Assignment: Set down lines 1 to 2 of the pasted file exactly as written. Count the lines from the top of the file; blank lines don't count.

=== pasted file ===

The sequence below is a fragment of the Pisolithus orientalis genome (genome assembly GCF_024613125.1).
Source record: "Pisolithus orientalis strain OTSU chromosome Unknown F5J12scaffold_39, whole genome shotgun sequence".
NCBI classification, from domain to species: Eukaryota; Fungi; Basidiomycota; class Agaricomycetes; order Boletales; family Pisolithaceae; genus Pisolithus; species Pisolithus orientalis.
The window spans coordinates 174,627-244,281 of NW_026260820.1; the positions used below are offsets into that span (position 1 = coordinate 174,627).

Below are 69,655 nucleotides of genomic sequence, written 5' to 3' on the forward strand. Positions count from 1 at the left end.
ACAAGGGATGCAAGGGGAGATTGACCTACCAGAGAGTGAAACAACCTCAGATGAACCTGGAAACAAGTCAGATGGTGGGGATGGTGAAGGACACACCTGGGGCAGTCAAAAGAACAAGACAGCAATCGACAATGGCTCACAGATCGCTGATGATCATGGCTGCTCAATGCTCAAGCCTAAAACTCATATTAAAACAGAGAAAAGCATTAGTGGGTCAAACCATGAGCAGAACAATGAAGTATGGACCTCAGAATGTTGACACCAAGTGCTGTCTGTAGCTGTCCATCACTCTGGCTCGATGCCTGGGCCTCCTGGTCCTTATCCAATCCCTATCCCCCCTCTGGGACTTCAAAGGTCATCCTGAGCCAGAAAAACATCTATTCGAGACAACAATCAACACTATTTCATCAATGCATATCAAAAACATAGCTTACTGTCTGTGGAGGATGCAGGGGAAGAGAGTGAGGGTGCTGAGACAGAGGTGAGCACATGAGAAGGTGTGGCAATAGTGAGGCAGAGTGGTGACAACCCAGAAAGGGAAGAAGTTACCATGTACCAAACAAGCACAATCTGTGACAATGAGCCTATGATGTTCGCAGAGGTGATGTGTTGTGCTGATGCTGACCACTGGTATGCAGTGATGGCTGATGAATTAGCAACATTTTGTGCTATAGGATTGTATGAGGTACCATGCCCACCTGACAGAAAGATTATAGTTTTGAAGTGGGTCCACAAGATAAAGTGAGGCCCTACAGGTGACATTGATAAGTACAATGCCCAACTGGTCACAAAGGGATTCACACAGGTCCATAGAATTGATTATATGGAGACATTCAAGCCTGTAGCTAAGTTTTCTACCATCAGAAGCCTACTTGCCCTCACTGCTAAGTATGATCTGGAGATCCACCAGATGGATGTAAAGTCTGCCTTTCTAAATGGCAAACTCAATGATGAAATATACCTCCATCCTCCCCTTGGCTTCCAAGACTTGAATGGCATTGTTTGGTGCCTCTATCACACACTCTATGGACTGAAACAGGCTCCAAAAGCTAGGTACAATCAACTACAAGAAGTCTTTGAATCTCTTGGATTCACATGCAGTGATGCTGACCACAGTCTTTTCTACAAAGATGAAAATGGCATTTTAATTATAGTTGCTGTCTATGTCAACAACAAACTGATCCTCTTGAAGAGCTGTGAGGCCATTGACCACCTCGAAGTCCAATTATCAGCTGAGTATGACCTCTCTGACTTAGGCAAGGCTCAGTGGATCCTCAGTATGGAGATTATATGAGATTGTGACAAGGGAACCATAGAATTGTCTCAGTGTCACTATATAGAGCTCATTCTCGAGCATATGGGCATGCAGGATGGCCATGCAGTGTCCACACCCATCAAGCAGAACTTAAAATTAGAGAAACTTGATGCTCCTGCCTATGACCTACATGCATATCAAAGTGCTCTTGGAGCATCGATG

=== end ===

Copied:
The sequence below is a fragment of the Pisolithus orientalis genome (genome assembly GCF_024613125.1).
Source record: "Pisolithus orientalis strain OTSU chromosome Unknown F5J12scaffold_39, whole genome shotgun sequence".